The Cleveland Browns are nearly through the season that has been as much fun for the fans as a root canal without pain killers. The team has ended the season with a 4-12 record. That is just one win short of the record that got Eric Mangini fired last year.
Is there any talk in the organization of firing Head Coach Pat Shurmur?
No, there is absolutely no indication that will happen.
There is a great deal of discontent on the part of the listeners on my radio show; however, and elsewhere in the fan base. The Bengals have had multiple blackouts of their games on TV due to lack of sellouts.
Even the Bengals' fans in Columbus have been watching the Browns because the Bengals' home games have been blacked out in our market as well. And the Bengals backed into the wild card after being a contender for the playoffs for most of the season.
I mention the Bengals because the Browns are very close to losing their fan base due to 13 years of incompetent management, and excruciatingly painful football. While the Browns have
been selling out games, a repeat of their season record in 2012 would very likely end that.
The choice of a guy like Shurmur with very little background as an OC and no experience as head coach at any level, indicates that the team management had no respect for the years of suffering of the loyal Browns' fans.
Another indication of the lack of concern for the fans was the decision not to fill the many holes left on the roster by Mangini with young free agents.
There were a number of 26 and 27-year-old free agents that could have made a major impact on the team. That decision has insured another losing season for the team.
That brings us to two issues. First and most significant is the management issue. In my opinion Shurmur is totally incompetent as both a head coach and offensive coordinator. His two years at St. Louis as OC proved his incompetence in that position.
In 2010, the Rams were 26th in the league scoring just 18.1 points per game. That was better than Mangini in Cleveland who ranked 31st with just 16.9 points per game. But that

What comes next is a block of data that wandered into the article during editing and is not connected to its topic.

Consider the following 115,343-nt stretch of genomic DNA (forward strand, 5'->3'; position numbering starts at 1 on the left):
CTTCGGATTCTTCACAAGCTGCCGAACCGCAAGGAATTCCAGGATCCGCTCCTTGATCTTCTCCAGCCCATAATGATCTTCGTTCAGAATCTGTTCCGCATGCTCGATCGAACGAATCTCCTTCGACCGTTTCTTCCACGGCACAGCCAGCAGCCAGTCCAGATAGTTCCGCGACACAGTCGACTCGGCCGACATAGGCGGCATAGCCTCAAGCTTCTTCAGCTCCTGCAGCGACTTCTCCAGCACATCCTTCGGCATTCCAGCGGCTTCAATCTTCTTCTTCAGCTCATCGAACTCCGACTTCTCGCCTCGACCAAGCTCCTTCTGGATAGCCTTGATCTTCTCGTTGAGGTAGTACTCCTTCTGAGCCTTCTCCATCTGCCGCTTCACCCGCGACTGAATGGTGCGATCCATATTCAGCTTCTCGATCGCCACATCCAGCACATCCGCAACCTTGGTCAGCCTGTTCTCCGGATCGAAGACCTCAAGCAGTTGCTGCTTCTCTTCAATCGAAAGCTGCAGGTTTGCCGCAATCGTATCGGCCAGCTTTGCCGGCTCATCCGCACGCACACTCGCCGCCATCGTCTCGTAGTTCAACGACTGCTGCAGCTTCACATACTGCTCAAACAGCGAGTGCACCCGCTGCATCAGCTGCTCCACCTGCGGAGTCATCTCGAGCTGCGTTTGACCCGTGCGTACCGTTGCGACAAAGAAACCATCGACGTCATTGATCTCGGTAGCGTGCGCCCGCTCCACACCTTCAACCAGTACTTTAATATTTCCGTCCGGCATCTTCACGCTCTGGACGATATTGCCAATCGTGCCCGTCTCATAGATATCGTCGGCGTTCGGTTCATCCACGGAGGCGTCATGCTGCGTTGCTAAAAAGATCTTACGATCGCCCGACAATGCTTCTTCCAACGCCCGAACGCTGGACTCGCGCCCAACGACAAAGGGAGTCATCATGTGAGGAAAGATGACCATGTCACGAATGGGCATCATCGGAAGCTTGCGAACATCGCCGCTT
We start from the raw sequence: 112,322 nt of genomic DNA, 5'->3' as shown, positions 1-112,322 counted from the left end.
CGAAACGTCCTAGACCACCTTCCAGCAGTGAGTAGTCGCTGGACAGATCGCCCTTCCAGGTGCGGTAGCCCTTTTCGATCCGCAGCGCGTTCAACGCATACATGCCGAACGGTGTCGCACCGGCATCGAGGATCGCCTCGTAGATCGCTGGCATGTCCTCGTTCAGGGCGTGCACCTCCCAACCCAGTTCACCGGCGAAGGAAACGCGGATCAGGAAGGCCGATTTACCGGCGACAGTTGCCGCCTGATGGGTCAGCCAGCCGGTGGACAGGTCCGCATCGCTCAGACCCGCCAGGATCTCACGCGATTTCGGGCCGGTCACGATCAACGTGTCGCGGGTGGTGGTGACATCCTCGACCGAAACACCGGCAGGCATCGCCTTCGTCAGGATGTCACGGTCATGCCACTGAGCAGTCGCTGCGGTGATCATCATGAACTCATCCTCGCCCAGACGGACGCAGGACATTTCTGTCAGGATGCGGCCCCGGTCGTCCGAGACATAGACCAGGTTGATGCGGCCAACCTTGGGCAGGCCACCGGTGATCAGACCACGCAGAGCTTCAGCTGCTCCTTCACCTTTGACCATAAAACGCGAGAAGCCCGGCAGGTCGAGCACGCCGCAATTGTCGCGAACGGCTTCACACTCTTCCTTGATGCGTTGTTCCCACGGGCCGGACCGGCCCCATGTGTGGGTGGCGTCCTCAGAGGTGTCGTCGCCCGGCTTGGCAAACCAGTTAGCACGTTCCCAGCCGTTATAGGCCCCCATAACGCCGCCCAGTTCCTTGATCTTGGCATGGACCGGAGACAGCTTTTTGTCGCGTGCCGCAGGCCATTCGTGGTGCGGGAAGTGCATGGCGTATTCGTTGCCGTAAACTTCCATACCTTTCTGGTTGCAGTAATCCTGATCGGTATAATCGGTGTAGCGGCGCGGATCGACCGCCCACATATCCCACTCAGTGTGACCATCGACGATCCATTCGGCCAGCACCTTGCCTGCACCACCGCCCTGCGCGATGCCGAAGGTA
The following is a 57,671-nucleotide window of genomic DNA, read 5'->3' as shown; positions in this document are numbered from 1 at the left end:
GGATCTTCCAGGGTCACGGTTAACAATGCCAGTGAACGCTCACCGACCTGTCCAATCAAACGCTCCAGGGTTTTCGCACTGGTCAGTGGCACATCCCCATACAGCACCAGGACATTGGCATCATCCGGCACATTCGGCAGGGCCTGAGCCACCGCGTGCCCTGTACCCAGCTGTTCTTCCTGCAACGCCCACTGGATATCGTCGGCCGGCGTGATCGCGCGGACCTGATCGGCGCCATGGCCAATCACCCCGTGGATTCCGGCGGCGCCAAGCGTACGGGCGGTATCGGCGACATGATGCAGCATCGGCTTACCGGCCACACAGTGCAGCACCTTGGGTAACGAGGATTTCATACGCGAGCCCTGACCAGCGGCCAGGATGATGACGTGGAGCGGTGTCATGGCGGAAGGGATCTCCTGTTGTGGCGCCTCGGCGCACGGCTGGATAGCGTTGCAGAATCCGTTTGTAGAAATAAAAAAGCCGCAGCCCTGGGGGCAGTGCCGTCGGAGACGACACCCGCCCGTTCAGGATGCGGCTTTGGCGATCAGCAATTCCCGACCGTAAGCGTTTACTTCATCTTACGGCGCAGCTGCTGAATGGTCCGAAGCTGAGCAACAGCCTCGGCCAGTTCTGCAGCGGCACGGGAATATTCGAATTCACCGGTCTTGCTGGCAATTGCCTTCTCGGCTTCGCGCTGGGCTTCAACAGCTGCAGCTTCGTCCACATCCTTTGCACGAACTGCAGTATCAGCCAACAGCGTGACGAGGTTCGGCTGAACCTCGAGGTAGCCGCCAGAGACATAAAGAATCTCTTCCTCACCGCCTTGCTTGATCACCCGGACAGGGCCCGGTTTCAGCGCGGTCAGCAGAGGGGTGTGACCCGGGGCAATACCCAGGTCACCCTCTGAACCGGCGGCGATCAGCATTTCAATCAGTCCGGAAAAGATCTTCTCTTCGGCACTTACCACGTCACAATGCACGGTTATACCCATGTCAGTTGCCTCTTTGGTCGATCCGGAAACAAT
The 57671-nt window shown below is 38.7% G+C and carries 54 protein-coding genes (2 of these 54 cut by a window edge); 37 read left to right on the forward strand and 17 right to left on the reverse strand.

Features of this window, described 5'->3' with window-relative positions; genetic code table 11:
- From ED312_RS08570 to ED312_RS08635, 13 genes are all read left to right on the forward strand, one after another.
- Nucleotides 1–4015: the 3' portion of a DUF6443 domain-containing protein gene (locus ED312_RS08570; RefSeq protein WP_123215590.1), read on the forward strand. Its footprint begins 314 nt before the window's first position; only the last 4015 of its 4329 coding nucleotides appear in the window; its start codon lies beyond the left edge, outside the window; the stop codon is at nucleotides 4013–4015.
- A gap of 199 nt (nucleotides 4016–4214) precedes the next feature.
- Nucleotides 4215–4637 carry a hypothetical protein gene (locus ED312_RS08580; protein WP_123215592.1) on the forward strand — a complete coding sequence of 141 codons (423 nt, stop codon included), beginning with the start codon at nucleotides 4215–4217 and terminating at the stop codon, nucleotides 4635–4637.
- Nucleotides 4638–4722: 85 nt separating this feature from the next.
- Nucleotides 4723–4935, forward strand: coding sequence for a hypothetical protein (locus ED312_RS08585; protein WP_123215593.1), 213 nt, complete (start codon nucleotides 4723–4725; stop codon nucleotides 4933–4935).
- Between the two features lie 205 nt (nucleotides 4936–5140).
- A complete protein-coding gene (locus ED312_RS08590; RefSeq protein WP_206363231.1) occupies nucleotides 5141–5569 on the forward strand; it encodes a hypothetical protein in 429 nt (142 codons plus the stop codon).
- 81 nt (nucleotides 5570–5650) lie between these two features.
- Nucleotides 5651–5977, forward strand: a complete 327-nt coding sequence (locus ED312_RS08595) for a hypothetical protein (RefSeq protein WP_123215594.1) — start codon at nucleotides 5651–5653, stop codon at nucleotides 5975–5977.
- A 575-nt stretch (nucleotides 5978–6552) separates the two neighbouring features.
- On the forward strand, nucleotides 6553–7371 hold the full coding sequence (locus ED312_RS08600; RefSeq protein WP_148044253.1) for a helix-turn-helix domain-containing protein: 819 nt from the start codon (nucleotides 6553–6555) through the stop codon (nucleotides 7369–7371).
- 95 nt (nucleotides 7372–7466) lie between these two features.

was an improvement over Shurmur’s 2009 team rank.
In 2009, the Rams scored just 10.9 points per game and were dead last in the league. One
question is why had Shurmur even been considered qualified to become both head coach and offensive coordinator?
Other critical questions are, who was the one that decided he was the guy? And on what basis did anyone think Shurmur was qualified?
The Browns have been a laughing stock of the league since their return in 1999. Anyone with the
smallest modicum of sensitivity to the suffering of the Browns’ fans should have insisted on the next coach being experienced, and ready to take what talent there was on the roster and get the most wins possible from it.
Instead as has been the case so many times before, Browns' management chose to get a newbie who was only marginally qualified to be the OC let alone head coach. The result of the poor decision is the team's 4-11record, and key losses in very winnable games. The team and QB McCoy have regressed rather than grown in the season.
There have been far too many major mistakes made by Shurmur to justify giving him another year. Here are just a few examples of errors by Shurmur.
Anyone that took the time to watch the game films of 2010 could tell that Brian Robiskie was not a NFL receiver. Either Shurmur is no judge of talent or he did not look at the 2010 films.
Either alternative indicates he is not qualified to be a head coach in the NFL. Robiskie was named the starter for the first few weeks of 2011. He was finally cut on November 1.
Shurmur has failed at the quality control function that is essential in the roll of a head coach.
The special teams have cost the team at least three wins this year. The primary problem was All-Pro Long-Snapper Ryan Pontbriand who had lost his stroke.
Shurmur waited until November 29 to replace him. First time Special Teams Coach Chris Tabor still has a job. That too is troubling.
Then there was the fullback blast in the waning seconds of the Rams' loss. The Browns had the ball on the nine in a 13-12 game. The problem was that second team TE Alex Smith was in at FB, and in his long career had never run the ball from scrimmage. He fumbled, but the Browns recovered.
Isn’t the OC supposed to know who is in and who is not? Yes the OC is supposed to be aware of that.
Perhaps the final straw for me was the total mishandling of QB Colt McCoy’s concussion. On television McCoy’s eyes looked to me like he was concussed. Having coached in semi-pro ball, I have seen that look before.
Shurmur sent him back into the Pittsburgh game two plays after the hit. McCoy has since been benched due to his injury.
There have been way too many critical errors on games to begin to detail, just like the Browns.
Since 1999, the team seems to invent new ways to lose winnable games. Shurmur has never even attempted an acceptable explanation for any of the errors.
For all of those reasons and the sanity of the fan base, I believe Shurmur must go now. He will
not be fired, which will likely lead to more seasons of futility for the team and the fans.
Bill Smith is a former coach of several semi-pro teams,
has officiated both football and basketball, done color on radio for college
football and basketball and has scouted talent. He edits and hosts the Internet radio version of
News, Notes and Rumors M-Th at 6 PM EST on.